"Let books be your dining table, / And you shall be full of delights. / Let them be your
And you shall sleep restful nights" (St. Ephraim the Syrian).

Wednesday, January 4, 2012

Personhood in Leontius of Byzantium

Holy Cross Orthodox Press in Brookline recently sent me a copy of Stelios Ramfos, Yearning for the One: Chapters in the Inner Life of the Greeks, trans. Norman Russell (2011), 352pp.

About this book the publisher tells us: 
In this searching investigation, Stelios Ramfos explores the roots of the modern debate on the person and concludes that the preoccupation of the Byzantine Greeks with eternity inhibited them from developing a fruitful sense of interiority. He argues that, nevertheless, a figure such as Leontius of Byzantium can suggest a way forward if Byzantine theological thinking is re-visited in the light of insights derived from the Western philosophical tradition.
In his "blurb" for the book, Aristotle Papanikolaou rightly links Ramfos's book with the wider preoccupation with theological anthropology today, especially (thanks to John Zizioulas in particular) the Cappadocians:
One of the most important and ecumenically influential contributions of Orthodox theology in the last century to broader discussions on the Trinity, Christology, theological anthropology, and ecclesiology has been the retrieval of a relational understanding of personhood, in which the person is constituted as an event of irreducible uniqueness and ecstatic freedom in relations of communion. Stelios Ramfos, however, convincingly demonstrates that for a contemporary theological anthropology, there exists a depth and richness to the Byzantine tradition well beyond the Cappadocian Fathers. . . . Through his masterful translation, Norman Russell again makes available to the English-speaking world an engaging and provocative book by a Greek intellectual. Ramfos expands our knowledge of the Byzantine tradition and contemporary Orthodox theology; he also enriches the current debate, theological and philosophical, on the nature of personhood. --(Aristotle Papanikolaou, Fordham University)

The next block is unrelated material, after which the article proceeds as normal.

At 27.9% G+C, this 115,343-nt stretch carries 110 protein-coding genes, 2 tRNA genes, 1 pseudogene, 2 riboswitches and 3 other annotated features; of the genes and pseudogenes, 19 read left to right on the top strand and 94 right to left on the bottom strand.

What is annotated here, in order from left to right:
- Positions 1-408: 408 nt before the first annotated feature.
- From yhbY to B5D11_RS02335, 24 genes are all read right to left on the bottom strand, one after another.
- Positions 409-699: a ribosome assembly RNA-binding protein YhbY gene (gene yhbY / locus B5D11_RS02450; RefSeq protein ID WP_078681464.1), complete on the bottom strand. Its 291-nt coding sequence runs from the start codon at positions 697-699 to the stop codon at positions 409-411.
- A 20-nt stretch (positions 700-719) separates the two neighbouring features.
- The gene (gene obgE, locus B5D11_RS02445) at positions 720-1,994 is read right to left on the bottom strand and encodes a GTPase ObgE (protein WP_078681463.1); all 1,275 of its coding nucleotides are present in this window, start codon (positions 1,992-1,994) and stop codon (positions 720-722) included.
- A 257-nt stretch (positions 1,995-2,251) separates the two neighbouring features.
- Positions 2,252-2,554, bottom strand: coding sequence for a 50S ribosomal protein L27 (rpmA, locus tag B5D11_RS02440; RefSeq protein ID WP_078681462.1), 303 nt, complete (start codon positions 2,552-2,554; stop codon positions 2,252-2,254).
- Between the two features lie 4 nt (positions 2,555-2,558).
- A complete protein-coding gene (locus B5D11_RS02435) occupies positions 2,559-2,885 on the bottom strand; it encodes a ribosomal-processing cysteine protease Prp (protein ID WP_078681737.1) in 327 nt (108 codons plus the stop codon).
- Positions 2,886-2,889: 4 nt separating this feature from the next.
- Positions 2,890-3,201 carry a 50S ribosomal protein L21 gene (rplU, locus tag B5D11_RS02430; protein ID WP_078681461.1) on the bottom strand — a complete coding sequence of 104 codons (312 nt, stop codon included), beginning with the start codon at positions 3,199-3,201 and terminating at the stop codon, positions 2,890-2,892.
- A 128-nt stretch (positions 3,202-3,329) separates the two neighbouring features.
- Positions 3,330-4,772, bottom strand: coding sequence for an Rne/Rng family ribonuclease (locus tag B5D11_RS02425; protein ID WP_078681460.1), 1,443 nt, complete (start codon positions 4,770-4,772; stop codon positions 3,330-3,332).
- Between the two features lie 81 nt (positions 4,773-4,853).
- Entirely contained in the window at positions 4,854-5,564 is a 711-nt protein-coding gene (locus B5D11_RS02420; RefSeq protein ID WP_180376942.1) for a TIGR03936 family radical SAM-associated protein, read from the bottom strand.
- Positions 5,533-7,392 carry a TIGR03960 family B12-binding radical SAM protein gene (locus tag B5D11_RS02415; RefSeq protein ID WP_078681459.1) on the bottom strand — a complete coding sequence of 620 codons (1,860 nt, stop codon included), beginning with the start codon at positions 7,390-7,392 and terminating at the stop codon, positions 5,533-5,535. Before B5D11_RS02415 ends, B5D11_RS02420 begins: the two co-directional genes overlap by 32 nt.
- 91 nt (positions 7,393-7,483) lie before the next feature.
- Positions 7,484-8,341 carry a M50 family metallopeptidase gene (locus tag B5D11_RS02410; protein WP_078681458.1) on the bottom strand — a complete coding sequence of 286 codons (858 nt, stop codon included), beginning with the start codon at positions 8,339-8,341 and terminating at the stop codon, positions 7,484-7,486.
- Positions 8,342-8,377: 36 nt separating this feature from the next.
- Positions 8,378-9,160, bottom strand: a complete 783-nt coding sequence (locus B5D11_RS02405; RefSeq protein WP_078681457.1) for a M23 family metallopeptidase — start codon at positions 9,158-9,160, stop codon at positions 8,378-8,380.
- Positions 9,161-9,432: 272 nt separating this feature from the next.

No comments:

Post a Comment

Anonymous comments are never approved. Use your real name and say something intelligent.

Note: Only a member of this blog may post a comment.

Related Posts Plugin for WordPress, Blogger...